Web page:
For the most part, pregnancy is still one of the most desirable and happiest situations a woman may experience in life. Women want to focus on ultrasounds, picking out baby names, and painting nurseries. They want to think about the joyous aspects of having a baby. But women of all ages really do need to care and worry about pre-eclampsia. Still wondering why?
- Because the condition is more likely to show up during first pregnancies, multiple gestations, teen pregnancies, and those of women over 35.
- Because it causes a woman’s blood vessels to constrict, and reduces the amount of oxygen and nutrients delivered to the baby, leading to low birth weight.
- Because if left untreated, it can also cause liver, lungs, and kidney failure.
- Because women with chronic high blood pressure, a kidney disorder, or diabetes, is already at a higher risk for preeclampsia.
- Because a woman who has had preeclampsia before has aa 25 to 50 percent of developing it in a future pregnancy, as well.
- Because if a woman’s mother had pre-eclampsia, she is also automatically at increased risk.
- Because, despite intensive research, no one knows exactly what causes preeclampsia and humans are the only species that are known to get this disease, so animal research is not helping.
But some research at Penn Medicine is pointing to clues that could help us better understand preeclampsia and its effects. One study in the American Journal of Perinatology showed that out of almost 400 babies over a span of two years, those born 32 weeks premature because of preeclampsia were six times more likely to stay a month or more in a Neonatal ICU than those babies just born premature.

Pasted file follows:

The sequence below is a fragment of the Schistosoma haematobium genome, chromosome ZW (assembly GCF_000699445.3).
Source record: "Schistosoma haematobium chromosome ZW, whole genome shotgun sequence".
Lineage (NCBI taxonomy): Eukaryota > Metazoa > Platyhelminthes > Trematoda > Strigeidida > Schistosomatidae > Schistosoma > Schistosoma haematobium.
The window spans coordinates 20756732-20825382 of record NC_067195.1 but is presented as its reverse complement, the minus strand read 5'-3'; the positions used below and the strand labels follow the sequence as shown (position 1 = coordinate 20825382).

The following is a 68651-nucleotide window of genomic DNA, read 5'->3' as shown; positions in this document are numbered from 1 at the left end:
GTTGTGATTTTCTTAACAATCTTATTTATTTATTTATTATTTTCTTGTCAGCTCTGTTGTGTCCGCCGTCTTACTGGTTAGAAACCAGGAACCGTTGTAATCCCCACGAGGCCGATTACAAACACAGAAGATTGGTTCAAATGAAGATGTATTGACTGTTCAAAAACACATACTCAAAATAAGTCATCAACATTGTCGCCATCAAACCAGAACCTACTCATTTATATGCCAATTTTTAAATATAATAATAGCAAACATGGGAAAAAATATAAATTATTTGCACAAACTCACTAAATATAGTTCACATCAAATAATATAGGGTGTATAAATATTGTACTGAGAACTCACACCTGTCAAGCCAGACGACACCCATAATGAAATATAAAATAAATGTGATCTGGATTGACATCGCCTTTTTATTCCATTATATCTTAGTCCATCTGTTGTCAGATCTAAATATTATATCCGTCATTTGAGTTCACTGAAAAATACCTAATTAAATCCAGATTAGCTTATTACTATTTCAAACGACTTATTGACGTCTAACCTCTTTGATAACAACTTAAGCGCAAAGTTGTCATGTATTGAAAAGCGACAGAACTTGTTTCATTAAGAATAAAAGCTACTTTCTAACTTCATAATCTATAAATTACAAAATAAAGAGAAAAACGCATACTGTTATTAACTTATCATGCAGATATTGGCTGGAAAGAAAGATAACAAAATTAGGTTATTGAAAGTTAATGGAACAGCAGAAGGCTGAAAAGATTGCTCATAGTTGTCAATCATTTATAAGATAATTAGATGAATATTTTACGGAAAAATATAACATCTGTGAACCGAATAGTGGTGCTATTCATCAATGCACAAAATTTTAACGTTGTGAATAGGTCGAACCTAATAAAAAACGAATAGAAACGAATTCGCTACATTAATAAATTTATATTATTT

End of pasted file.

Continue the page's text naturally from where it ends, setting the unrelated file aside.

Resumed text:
Another study in the Journal of Maternal Fetal Neonatal Medicine looked at the association between metabolic syndrome (the group of risk factors that together, increase the risk for coronary artery disease, stroke, and type 2 diabetes) and preeclapmsia. Results were clear: women with metabolic Syndrome were at greater risk for preeclampsia.
Some studies show that taking low doses of aspirin every day may prevent preeclampsia from recurring. There is also some evidence that calcium may reduce the risk of preeclampsia in high-risk women. We’ve all heard the cliché “ignorance is bliss” – and what woman doesn’t want a blissful pregnancy experience? But “knowledge is power,” so although there’s no known way to prevent the condition from occurring, every pregnant woman should learn what is known about these risks and understand how to work with their health care providers to decrease their risk for pre-eclampsia and pregnancy-related heart conditions. With good prenatal care, doctors can catch the preeclampsia early and keep it under control. This requires seeing your caregiver often so he or she can keep tabs on your blood pressure and monitor the amount of protein in your urine and if necessary, refer you to a specialist. The condition can happen suddenly, so it’s one of the best reasons not to miss any pre-natal check-ups.
To learn more about the specific symptoms of preeclampsia and eclampsia, visit the Preeclampsia Foundation’s web site: http://www.preeclampsia.org/
Want to help…and soon?
Help find a cure for this life-threatening disorder and help support families struck by death and disability caused by preeclampsia. Join The Promise Walk ™ for Preeclampsia Saturday, May 12th at Challenge Grove Park in Cherry Hill, ND. The Promise Walk and the Preeclampsia Foundation fights every day to help raise awareness save lives, find and cause and cure for preeclampsia.